China today said its proposed dam on the Brahmaputra river in Tibet is not a "very big one" to cause concern in India and Bangladesh, claiming that it would not lead to any major change in the quantum of the water flow to the countries downstream.
"At present, the hydropower station on the Yarlung Tsangpo (Brahmaputra) river is not a very big one and will not lead to any big change in the downstream water levels or affect the harnessing efforts by the downstream countries," Chinese Foreign Ministry spokeswoman Jiang Yu told a media briefing here.
Jiang was responding to a question on concerns in the neighbourhood over some of China's projects on inter-state rivers.
China, which is planning to build a $1.2 billion run of the river dam to generate 510 mw power, has assured India several times, including during the visit of Prime Minister, Wen Jiabao to New Delhi last year, that it was not aimed at diverting the river waters to affect the flow to India and other lower riparian countries.
Four expert-level talks have been held to exchange provision of hydrological data and flood management.
Jiang said China will fully consider the potential impact on the downstream countries.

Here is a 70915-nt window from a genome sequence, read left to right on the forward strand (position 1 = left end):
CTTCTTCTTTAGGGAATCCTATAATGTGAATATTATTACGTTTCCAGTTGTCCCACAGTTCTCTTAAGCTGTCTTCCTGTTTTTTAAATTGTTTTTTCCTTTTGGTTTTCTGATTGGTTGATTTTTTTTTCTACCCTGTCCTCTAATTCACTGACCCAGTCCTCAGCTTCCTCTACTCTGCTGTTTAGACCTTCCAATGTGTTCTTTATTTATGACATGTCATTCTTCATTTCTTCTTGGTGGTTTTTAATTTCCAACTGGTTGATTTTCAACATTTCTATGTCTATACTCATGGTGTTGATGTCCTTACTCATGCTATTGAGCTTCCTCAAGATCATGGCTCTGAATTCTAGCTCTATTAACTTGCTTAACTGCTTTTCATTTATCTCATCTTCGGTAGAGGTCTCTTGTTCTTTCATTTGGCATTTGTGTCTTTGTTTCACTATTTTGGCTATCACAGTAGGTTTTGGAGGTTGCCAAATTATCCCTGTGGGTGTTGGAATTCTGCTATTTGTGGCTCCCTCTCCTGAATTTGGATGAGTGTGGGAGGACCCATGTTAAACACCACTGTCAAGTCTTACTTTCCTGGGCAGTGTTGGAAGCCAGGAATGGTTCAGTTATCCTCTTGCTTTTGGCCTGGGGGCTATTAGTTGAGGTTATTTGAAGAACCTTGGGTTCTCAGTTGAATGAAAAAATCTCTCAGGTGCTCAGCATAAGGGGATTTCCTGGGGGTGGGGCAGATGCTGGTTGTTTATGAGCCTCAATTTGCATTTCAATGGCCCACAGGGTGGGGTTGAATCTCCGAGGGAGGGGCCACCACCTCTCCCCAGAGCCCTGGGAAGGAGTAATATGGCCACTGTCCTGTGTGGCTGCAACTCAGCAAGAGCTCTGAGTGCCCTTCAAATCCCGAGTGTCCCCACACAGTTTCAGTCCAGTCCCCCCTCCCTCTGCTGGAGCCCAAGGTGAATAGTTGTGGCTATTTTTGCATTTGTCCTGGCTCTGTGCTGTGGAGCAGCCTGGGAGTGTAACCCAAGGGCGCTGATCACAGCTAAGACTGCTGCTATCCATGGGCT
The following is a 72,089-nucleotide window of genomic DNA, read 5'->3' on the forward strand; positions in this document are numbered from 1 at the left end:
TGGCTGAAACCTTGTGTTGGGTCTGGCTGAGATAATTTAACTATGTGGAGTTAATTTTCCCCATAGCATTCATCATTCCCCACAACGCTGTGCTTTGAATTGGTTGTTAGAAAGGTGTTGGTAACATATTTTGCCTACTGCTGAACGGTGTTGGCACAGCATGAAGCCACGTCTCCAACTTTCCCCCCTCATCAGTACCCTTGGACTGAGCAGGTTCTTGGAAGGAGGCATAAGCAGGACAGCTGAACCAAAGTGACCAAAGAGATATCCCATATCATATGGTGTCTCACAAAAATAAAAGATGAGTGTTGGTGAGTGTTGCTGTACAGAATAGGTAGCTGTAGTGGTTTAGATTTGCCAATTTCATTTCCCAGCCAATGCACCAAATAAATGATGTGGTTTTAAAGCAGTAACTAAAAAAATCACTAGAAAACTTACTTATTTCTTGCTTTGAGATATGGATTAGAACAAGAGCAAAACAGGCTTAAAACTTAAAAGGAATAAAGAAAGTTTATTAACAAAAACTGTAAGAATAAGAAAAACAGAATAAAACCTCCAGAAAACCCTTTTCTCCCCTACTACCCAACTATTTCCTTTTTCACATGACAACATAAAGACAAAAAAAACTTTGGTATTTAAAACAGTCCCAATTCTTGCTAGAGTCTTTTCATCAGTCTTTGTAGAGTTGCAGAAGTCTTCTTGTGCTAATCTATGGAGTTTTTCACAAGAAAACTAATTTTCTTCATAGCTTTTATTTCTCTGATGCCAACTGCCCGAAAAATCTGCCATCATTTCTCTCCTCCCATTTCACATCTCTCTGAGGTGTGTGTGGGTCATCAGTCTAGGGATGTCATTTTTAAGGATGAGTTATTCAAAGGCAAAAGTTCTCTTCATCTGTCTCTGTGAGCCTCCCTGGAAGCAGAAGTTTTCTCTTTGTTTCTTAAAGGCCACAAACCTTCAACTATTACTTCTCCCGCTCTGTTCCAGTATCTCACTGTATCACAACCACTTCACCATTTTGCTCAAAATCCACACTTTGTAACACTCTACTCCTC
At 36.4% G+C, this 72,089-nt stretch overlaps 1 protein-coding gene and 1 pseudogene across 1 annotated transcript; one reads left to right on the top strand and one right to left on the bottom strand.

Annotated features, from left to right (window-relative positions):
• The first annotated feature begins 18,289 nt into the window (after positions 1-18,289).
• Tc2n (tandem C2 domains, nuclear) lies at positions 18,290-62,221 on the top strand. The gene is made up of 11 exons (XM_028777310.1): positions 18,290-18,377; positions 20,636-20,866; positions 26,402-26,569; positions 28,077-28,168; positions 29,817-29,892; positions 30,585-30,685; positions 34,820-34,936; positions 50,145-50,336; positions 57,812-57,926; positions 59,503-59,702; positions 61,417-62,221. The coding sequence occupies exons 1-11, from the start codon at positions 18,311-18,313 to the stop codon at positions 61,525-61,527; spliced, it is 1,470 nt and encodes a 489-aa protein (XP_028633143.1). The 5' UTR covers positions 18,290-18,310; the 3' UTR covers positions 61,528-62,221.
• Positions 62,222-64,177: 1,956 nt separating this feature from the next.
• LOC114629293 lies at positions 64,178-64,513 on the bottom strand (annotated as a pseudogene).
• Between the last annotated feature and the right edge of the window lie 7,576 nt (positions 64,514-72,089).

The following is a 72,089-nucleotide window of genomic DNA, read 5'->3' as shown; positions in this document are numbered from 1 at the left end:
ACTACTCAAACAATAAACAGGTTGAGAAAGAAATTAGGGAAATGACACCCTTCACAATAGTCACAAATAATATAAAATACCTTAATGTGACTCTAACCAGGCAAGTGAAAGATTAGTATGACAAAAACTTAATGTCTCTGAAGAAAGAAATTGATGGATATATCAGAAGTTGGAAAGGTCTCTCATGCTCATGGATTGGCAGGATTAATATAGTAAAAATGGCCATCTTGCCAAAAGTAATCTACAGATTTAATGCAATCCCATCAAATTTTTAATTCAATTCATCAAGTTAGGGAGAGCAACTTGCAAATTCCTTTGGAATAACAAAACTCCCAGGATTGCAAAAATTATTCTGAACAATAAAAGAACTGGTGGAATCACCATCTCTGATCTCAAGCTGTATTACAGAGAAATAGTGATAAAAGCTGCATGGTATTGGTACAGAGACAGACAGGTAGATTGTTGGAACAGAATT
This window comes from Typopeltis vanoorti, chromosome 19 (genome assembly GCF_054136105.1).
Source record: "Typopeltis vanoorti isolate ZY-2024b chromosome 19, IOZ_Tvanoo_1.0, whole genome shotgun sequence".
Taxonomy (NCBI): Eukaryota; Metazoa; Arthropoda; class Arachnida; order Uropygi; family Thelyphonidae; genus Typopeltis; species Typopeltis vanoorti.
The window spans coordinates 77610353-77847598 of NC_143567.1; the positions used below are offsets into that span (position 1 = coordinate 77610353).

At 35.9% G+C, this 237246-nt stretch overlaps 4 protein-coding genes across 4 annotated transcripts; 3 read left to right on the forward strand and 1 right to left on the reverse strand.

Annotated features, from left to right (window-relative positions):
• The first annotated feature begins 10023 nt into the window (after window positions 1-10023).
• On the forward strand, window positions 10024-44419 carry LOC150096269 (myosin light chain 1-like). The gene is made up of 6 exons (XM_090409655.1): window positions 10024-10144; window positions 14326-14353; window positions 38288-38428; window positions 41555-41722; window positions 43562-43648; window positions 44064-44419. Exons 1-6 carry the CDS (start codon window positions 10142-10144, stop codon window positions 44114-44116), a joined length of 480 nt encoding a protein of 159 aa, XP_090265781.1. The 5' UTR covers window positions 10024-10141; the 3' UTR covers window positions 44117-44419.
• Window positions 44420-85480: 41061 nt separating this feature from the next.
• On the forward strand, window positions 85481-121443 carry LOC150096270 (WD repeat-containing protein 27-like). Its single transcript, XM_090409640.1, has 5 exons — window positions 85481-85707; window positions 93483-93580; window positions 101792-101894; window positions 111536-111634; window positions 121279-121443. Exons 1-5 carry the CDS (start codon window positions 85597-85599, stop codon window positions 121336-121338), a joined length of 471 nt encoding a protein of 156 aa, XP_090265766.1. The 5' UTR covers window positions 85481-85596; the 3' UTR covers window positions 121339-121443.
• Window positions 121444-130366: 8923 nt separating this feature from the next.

On Vietnam's concerns about similar project over Mekong river, she said "during the course of the process of development of water resources, we have conducted serious and careful scientific studies before the development of the project."
"Taking into consideration the concerns of the downstream countries, we have taken a lot of environment protection measures," she said, adding that surveys have shown that the project will have very limited impact on water availability downstream.
"This conclusion is also shared by many international environmental protection organisations. So I would like to stress that China consistently follows the foreign policy of establishing friendly and good neighbourly relations with neighbouring countries. We will not do anything that harms such relations," Jiang said.